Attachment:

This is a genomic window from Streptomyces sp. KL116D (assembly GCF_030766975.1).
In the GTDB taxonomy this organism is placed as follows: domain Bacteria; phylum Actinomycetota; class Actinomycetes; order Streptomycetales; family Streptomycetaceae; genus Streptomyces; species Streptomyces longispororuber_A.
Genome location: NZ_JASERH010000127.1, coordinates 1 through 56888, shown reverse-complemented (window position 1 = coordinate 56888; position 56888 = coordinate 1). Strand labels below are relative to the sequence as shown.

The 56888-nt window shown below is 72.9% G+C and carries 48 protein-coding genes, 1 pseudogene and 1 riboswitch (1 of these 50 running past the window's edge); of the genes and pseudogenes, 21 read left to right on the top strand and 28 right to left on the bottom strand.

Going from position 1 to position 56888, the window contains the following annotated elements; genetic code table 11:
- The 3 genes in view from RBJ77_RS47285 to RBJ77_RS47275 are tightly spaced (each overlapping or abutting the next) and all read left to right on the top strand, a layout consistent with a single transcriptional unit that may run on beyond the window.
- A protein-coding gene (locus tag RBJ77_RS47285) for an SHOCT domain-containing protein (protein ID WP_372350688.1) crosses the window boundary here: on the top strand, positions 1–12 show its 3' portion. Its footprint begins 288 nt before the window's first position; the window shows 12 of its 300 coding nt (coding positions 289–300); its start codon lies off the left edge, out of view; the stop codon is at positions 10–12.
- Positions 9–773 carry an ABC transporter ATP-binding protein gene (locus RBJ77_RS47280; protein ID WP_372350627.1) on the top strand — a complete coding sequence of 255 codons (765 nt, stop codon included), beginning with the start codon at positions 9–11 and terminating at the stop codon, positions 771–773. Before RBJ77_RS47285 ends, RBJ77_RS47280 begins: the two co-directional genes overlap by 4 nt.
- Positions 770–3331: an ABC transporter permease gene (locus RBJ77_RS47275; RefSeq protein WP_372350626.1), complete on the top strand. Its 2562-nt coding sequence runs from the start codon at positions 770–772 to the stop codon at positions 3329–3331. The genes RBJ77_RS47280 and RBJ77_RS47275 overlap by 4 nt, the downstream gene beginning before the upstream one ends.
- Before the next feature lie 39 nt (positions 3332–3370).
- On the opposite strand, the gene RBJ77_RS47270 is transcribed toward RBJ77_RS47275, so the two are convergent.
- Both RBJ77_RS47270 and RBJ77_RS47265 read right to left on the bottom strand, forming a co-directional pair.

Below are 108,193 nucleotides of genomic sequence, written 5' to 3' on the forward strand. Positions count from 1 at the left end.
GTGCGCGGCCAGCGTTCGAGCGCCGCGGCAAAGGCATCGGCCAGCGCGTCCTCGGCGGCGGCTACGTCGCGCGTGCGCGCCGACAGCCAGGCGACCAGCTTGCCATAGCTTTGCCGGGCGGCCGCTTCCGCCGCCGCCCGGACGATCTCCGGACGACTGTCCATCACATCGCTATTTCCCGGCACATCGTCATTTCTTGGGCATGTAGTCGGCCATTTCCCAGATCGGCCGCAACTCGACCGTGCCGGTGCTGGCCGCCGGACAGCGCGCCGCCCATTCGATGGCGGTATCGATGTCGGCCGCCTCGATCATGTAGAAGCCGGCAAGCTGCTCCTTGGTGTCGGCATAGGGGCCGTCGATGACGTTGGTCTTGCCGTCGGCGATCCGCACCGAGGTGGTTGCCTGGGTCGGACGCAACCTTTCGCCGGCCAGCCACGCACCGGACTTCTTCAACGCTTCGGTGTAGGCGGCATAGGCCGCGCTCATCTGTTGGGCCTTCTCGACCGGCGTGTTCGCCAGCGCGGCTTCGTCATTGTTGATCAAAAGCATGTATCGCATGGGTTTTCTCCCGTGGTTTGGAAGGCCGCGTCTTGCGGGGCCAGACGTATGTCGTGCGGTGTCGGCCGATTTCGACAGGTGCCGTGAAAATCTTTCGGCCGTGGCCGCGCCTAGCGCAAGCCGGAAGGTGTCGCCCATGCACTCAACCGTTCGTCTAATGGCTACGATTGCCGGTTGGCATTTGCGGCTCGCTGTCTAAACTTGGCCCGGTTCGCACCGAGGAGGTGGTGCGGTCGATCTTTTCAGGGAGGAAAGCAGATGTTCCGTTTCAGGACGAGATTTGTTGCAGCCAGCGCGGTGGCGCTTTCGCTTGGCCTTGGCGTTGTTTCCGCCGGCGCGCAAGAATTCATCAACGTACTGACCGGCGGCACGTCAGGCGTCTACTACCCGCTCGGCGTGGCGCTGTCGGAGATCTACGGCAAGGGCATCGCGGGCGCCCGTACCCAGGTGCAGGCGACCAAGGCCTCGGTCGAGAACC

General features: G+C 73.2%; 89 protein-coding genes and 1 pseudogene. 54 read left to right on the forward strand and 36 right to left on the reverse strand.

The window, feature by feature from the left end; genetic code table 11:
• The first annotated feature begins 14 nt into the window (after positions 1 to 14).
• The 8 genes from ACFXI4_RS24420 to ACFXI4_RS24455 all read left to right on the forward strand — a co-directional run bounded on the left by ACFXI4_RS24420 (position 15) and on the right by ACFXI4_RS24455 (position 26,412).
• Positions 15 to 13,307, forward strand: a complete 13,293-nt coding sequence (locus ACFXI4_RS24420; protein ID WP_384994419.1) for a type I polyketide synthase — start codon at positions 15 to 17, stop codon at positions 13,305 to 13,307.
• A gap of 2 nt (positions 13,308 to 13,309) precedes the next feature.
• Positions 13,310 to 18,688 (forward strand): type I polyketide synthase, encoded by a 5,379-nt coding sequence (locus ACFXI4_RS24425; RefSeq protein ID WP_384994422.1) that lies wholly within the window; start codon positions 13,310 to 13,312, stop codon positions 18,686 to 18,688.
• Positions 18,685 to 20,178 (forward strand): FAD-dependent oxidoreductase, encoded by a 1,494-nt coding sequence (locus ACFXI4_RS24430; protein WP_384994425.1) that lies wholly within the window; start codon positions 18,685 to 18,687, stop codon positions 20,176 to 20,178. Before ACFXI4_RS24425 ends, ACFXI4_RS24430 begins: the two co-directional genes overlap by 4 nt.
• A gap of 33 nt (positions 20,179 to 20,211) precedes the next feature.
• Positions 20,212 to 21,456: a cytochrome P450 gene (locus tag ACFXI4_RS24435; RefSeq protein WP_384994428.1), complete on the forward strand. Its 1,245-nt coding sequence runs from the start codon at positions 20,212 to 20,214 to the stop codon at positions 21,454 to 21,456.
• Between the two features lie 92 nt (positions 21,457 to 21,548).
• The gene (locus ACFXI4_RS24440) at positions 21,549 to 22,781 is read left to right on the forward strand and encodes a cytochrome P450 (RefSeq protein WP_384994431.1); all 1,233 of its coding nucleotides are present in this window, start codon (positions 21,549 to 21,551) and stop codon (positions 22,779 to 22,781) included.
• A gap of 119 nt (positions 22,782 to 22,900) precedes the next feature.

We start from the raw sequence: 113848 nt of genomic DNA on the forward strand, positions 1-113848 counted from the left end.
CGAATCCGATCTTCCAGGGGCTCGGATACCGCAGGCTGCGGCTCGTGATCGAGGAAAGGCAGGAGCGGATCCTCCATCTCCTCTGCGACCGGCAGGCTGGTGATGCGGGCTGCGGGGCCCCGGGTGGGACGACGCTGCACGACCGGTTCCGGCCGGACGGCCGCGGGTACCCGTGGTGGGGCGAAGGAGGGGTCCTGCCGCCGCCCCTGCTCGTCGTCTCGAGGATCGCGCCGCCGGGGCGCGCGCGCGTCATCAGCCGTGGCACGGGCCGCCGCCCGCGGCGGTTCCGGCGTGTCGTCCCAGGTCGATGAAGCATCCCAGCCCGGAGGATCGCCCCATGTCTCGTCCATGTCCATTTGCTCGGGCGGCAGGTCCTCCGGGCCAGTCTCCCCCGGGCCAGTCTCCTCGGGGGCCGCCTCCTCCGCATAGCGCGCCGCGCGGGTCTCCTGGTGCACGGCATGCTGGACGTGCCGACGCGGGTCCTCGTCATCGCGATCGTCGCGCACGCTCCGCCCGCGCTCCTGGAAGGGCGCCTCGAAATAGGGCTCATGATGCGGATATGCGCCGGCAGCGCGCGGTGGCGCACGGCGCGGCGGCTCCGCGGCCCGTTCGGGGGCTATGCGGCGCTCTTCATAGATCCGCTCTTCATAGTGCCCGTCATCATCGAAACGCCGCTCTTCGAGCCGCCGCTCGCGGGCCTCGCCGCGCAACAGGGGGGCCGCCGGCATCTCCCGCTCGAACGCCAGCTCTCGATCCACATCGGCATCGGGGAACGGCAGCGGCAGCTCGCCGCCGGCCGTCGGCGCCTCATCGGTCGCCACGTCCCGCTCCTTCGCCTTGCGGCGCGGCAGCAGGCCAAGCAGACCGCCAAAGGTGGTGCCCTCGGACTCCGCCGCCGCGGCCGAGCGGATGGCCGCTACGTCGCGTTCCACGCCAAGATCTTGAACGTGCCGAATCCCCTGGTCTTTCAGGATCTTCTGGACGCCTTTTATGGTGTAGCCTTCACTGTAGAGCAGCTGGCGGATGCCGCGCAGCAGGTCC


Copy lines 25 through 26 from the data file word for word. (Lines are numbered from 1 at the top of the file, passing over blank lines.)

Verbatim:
• Between the two features lie 92 nt (positions 21,457 to 21,548).
• The gene (locus ACFXI4_RS24440) at positions 21,549 to 22,781 is read left to right on the forward strand and encodes a cytochrome P450 (RefSeq protein WP_384994431.1); all 1,233 of its coding nucleotides are present in this window, start codon (positions 21,549 to 21,551) and stop codon (positions 22,779 to 22,781) included.